Let's say that I have a command git branch (always with a couple of words) for example.

What I want is to keep track of when this command is executed with arguments. For example, if I execute the command git branch develop without errors, I want to save develop on a file.

I tried to overwrite git command on my .bash_profile, something like this:

git () {
    if [ $# -eq 3 ]
        git $@
        echo $2 > /path/tacked_parameters.txt
        git $@

But seems that does not work well. Is there any way to do this?

  • according to your example (git branch develop) you want to check if "$#" is "2" and not "3" ? ... (2 parameters to the git function) May 12, 2015 at 15:44
  • Was a mistake, but the code is just an example
    – jherran
    May 12, 2015 at 15:46
  • ok. I added additional remarks underneath Stephane's (good) answer. my remarks may not be applicable (I think of the .txt as a log file, but it could be something else that can't have dates in it?) May 12, 2015 at 16:01

1 Answer 1


You've got a few problems here:

  • your git function is calling itself recursively instead of the original git command.
  • you're using $@ unquoted which doesn't make any sense whatsoever
  • you're leaving other variables unquoted, asking the shell to split+glob them.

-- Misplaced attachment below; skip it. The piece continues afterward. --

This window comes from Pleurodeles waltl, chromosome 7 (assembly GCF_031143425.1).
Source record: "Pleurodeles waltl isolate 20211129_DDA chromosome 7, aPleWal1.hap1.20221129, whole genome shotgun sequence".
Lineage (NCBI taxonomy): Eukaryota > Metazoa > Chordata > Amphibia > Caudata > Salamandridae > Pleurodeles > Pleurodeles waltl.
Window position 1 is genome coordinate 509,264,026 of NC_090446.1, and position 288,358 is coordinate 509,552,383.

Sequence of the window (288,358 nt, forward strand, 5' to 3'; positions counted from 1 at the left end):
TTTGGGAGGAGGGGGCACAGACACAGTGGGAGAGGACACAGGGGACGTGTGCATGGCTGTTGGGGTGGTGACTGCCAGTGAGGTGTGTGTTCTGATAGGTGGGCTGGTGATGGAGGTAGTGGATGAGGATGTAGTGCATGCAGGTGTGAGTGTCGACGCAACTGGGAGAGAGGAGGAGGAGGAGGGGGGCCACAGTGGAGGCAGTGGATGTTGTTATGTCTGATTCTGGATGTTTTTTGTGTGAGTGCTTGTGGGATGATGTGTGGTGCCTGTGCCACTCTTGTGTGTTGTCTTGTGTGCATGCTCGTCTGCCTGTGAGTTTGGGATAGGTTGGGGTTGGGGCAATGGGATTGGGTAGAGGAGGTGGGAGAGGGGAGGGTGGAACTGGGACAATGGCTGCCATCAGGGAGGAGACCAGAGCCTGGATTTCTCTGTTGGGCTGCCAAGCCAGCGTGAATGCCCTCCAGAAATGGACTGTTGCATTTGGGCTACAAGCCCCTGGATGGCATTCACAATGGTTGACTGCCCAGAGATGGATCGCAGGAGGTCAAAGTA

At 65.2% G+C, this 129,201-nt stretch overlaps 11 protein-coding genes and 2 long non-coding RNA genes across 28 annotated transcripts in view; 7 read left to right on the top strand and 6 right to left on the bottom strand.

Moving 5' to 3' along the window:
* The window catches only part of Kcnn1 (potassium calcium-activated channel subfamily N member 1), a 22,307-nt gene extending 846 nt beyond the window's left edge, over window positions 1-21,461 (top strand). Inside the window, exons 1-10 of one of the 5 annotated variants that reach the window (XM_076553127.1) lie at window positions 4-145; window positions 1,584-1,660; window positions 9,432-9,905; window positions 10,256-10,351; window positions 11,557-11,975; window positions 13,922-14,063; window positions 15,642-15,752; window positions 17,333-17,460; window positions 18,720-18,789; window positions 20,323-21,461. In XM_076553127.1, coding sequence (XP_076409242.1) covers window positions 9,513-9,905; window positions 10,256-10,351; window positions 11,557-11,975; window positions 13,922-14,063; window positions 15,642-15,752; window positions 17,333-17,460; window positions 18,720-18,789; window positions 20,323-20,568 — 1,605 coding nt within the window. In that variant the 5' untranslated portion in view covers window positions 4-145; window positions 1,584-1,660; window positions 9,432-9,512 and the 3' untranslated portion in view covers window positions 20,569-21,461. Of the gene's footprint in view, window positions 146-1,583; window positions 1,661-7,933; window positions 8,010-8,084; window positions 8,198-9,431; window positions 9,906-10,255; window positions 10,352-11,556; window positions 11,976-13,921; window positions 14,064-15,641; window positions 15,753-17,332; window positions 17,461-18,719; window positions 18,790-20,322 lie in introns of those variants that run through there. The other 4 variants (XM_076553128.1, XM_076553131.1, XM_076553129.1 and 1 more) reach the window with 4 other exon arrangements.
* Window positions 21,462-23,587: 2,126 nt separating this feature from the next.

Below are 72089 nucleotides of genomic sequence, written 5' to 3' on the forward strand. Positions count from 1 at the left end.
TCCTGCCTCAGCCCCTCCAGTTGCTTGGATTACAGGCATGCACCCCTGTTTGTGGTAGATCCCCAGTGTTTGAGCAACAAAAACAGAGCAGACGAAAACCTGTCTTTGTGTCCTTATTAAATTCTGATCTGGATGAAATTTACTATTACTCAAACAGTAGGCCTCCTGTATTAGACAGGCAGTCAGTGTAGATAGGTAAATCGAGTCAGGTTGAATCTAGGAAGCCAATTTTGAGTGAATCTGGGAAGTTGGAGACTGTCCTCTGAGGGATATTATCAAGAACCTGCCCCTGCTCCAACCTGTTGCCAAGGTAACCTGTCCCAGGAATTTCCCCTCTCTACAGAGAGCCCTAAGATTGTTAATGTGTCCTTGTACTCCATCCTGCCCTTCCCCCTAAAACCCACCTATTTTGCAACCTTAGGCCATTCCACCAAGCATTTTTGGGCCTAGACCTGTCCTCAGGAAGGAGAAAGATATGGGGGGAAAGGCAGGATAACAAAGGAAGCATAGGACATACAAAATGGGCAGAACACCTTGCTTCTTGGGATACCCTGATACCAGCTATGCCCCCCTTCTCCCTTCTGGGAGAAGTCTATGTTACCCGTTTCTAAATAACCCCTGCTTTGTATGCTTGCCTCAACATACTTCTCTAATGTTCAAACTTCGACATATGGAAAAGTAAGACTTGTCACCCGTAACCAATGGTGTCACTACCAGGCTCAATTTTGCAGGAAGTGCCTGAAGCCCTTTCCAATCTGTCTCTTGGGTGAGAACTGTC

• you're using echo for arbitrary data.
  • you're losing the exit status of the original git command.
  • you're overwriting your log file upon each invocation.
  • you're putting function definitions in your ~/.bash_profile which is meant to customize your login session, not your shell and is normally not read by non-login bash invocations.

You'd want something like:

git() {
  if [ "$#" -eq 3 ]
    local ret
    command git "$@"; ret=$?
    printf '%s\n' "$2" >> /path/tacked_parameters.txt
    return "$ret"
    command git "$@"

That is:

  • quote your variables,
  • use command to run the git command,
  • save the exit status of git in a local variables an return it on exit,
  • use >> instead of > for redirection to the log file.
  • use printf instead of echo.
  • and put that in your ~/.bashrc instead (making sure your ~/.bash_profile is sourcing ~/.bashrc as login bash shells don't read ~/.bashrc by default (a bash bug/misfeature)). Unless you want to export that git function (with export -f git) in case you also want bash scripts that call git to call that function.
  • 1
    Amazing explanation and works like a charm. Thank you very much.
    – jherran
    May 12, 2015 at 12:35
  • +1 for a very good answer. But the op may need to change the check to [ "$#" -eq 2 ] , according to his example. And it could be a good idea to also add the date to "tacked_parameters.txt". And I'd go for the general case (ie, not just track of the 2nd parameters when 2 parameters, but track any parameters) : I'd get rid of the if, and have: printf '%s: %s\n' "$(date '+%Y-%m-%dT%H:%M:%S')" "$0 $*" ? (ie, show the command + all the parameters (note that you still lose some info, for example which parameter's had intra-separators, if any). Portable date close to the iso8601 standard) May 12, 2015 at 15:54

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